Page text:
After Coffey heals his painful bladder infection as well, Paul suddenly gets a wild, farfetched idea upon which he's willing to stake not just his job but his very freedom--that perhaps, somehow, John Coffey might be able to heal the dying wife of his boss and friend, Warden Hal Moores (James Cromwell). But if Coffey is capable of doing this, how in the world can Paul preside over the man's execution? Especially now that he's convinced Coffey is actually innocent?

It's a dilemma to haunt the viewer for some time to come, as impeccably rendered by Darabont with the skills of a master screen craftsman. Here again he tells the story unhurriedly and in a formal, old-school fashion that evokes the satisfaction one feels delving into a fine novel. Beautifully designed sets and another ideal prison location, this one with a distinct Gothic atmosphere, combine with gorgeous cinematography to create a film whose period ambience is intoxicatingly effective.

Hanks is at his best here, as is Morse, both portraying the kind of good and stalwart men you'd want in such positions. (Ditto for actors DeMunn and Pepper as their fellow guards.) Duncan gives the performance of his career and earned the Oscar nomination he received for it. James Cromwell and Patricia Clarkson, as Warden and Mrs. Moores, help make their strange encounter with John Coffey unforgettable, while always likeable Bonnie Hunt provides endearing moral support and domestic romantic interest as Paul's wife, Jan.

Gary Sinise (FORREST GUMP), Eve Brent, and SHAWSHANK alum William Sadler appear briefly as well, and in the film's wraparound segments, an older Paul Edgecomb is portrayed by none other than the great character actor Dabbs Greer in one of his juiciest and most high-profile roles ever.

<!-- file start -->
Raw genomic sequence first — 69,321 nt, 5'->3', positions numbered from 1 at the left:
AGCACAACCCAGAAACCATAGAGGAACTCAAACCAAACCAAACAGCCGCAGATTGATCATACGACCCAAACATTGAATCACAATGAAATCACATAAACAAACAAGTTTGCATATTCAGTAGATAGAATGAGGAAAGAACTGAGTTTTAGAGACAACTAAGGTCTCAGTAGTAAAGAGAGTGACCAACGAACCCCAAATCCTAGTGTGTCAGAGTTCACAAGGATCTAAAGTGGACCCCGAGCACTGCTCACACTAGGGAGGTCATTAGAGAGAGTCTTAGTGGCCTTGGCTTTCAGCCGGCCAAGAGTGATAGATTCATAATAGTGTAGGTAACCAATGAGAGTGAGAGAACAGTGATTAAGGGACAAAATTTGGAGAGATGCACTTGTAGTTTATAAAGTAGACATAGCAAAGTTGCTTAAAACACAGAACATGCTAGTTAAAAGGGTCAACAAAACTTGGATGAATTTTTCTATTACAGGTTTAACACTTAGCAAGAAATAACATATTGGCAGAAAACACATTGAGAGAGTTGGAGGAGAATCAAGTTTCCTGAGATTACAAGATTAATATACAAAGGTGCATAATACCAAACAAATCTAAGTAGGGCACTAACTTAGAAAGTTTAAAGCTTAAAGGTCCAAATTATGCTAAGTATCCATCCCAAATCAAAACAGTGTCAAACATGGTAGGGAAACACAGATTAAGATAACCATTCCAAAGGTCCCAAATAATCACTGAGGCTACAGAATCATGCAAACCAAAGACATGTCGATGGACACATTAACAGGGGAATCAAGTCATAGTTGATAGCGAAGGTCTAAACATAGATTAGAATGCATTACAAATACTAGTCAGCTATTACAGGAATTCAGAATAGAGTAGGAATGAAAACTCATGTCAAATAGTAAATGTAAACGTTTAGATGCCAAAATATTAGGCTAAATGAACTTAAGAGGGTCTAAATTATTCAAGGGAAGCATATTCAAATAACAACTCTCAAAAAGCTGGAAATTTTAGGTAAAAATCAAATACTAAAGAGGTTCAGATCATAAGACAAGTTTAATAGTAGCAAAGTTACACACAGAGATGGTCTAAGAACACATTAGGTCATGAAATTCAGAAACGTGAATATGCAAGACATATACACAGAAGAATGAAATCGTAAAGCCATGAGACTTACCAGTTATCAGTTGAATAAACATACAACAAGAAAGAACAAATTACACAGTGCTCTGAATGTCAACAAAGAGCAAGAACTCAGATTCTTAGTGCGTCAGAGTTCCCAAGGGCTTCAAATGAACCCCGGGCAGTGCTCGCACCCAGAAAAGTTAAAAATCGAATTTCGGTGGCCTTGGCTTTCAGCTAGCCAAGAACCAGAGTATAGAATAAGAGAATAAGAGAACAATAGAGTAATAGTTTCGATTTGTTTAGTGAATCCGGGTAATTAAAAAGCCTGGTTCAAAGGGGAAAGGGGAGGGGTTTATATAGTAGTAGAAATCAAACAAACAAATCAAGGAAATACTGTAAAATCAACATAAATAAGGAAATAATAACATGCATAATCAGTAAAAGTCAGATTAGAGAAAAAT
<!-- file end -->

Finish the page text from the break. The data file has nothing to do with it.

As in THE SHAWSHANK REDEMPTION, Darabont and King present prison inmates who are more like members of a social club than hardened criminals in order for us to more easily accept and identify with them. The first one to walk the Green Mile is Graham Greene's Arlen Bitterbuck, who gets one wonderfully poignant scene in which he wistfully recounts his happiest moment in life to Paul. 

 Michael Jeter is profoundly effective as Del in his scenes with Mr. Jingles the mouse, which never fail to have me blubbering like a baby even more than the film's powerful finale. As Wild Bill, Sam Rockwell is both repellent and perversely hilarious. Harry Dean Stanton is also funny in a smaller role as a prison trustee.

THE GREEN MILE ultimately becomes not only a highly absorbing tale of life on Death Row from both sides of the bars, but also a fascinating and moving morality tale that mines some of our deepest and most profound emotions. Darabont achieves a perfect balance here between the story's darker, uglier aspects, which manage to hold us in morbid fascination even at their most repellent, and the joyously uplifting passages that radiate with the compassion, empathy, and love which human beings sometimes display in the unlikeliest of circumstances.